Prep your Web apps for stellar performances
Load testers prove a valuable part of your development strategyFollow @infoworld
At the conclusion of the tests, a simple click on a button acquired the output from the test into the analysis component of Proxy Sniffer. Particularly impressive are Proxy Sniffer's reporting and comparison facilities. Of the three tools tested here, it offers the most detailed reporting capabilities. I particularly liked its PDF output and comparison facilities. I simply entered a file name and generated a PDF that contained detailed data and charts from the test results.
After running several iterations of load tests to simulate baseline load plus successive business growth for three- and six-month intervals, I selected multiple test results, chose the comparison type (load curve or bar charts), and clicked the compare button.
It became quite clear that by the six-month interval, I would need to add servers to support the intended load, as the response time would have gone beyond the test SLA that I had previously defined. The compare charts and detailed drill down clearly showed the slowdown in response time with increased load. I successfully exported the comparison in HTML form.
Of the three solutions tested here, Proxy Sniffer offers the best ratio of features to price. In particular, its cross-platform support, ease-of-use, and in-depth reporting make it a strong contender and well worth short-list consideration if you are evaluating Web load-testing tools.
PureLoad Enterprise Edition 3.3.1
When compared with OpenSTA and Proxy Sniffer, PureLoad Enterprise Edition is capable of handling a broader range of testing duties. It is fully capable of testing Web sites and Web applications, but it also can be used to load test other enterprise technologies, such as JDBC connections, SMTP activities, and LDAP interactions.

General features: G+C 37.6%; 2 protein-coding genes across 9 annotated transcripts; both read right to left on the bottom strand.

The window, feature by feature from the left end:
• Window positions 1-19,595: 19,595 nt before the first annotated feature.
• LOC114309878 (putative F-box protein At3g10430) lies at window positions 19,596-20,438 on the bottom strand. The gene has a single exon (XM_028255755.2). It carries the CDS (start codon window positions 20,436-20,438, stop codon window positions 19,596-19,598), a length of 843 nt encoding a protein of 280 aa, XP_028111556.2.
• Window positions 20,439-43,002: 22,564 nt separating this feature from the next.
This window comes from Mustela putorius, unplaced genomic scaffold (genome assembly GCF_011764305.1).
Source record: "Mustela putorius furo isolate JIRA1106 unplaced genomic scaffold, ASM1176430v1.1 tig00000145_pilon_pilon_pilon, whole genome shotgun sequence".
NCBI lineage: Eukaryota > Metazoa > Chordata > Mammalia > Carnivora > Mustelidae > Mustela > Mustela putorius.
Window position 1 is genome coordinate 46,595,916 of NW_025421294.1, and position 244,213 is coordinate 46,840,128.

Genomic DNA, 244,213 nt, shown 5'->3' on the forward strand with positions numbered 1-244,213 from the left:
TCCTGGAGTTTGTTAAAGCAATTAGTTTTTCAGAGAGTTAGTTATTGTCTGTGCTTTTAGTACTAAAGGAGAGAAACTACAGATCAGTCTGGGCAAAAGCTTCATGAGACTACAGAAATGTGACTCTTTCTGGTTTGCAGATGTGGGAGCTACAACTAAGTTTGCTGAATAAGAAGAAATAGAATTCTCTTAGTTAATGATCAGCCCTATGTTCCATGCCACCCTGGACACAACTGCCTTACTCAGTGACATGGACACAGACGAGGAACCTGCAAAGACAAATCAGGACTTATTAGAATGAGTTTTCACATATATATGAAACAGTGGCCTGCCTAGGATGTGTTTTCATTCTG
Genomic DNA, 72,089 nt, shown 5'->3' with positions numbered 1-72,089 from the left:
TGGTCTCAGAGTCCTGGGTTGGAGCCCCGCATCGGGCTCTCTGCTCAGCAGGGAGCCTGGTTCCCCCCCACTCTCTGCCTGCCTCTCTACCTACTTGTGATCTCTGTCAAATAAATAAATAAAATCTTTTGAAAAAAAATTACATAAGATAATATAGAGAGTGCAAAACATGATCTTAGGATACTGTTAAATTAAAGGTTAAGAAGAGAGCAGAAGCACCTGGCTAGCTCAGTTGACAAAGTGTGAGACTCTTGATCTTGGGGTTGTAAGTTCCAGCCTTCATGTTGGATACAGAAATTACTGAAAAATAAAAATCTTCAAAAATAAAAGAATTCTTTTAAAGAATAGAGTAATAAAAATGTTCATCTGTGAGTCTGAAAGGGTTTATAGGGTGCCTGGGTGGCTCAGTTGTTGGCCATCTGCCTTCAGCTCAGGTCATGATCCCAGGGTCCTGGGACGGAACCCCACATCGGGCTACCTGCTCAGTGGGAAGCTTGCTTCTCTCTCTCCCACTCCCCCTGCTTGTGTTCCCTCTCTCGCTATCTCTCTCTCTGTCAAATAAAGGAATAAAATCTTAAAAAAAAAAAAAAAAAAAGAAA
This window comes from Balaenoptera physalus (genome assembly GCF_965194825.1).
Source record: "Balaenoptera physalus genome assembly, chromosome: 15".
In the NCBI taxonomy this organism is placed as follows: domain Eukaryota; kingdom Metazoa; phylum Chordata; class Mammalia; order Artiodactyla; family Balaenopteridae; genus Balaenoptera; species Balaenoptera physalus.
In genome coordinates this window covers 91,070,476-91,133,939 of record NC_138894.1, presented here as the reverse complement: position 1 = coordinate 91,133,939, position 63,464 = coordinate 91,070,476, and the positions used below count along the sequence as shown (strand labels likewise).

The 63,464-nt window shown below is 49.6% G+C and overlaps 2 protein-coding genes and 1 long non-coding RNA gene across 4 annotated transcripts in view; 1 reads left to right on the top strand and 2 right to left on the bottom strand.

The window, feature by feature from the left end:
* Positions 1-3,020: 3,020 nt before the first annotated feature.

A Java-based application, PureLoad is available in both a Web Edition (HTTP and HTTPS load testing) and an Enterprise Edition (Web load testing plus enterprise application load testing). If you need a single tool to gauge the performance and scalability of several types of technologies, PureLoad is a solid choice and should be on the short list.
When viewed through the lens of purely Web-based load-testing glasses, PureLoad is a tad pricey, though you get a lot for the money.
As does rival Proxy Sniffer, PureLoad supports single-machine as well as distributed load testing using Unix-, Linux-, and Windows-based load clients. For this review, I focused on how well PureLoad's Web technology testing facilities compared with that of rivals OpenSTA and Proxy Sniffer.
After starting PureLoad's services as outlined in the documentation, the next step is to launch the product's console. Defining a load test is very easy with PureLoad. After defining workers (virtual users), I then went on to create a series of scenarios (scripts).
PureLoad offers three very strong options for script creation. Test developers can choose to manually add tasks, such as an HTTP post task, to a scenario from the 70 built-in functions, or they can create custom tasks.
The second method of script creation would be to use PureLoad's Web Crawler tool, which crawls a Web site or application for static content and structure. This information can then be saved or copied into a scenario and be used as a foundation for a load test. The third method of script creation is provided by an included HTTP recorder, which captures interactive browser-session activity as the basis for a load test.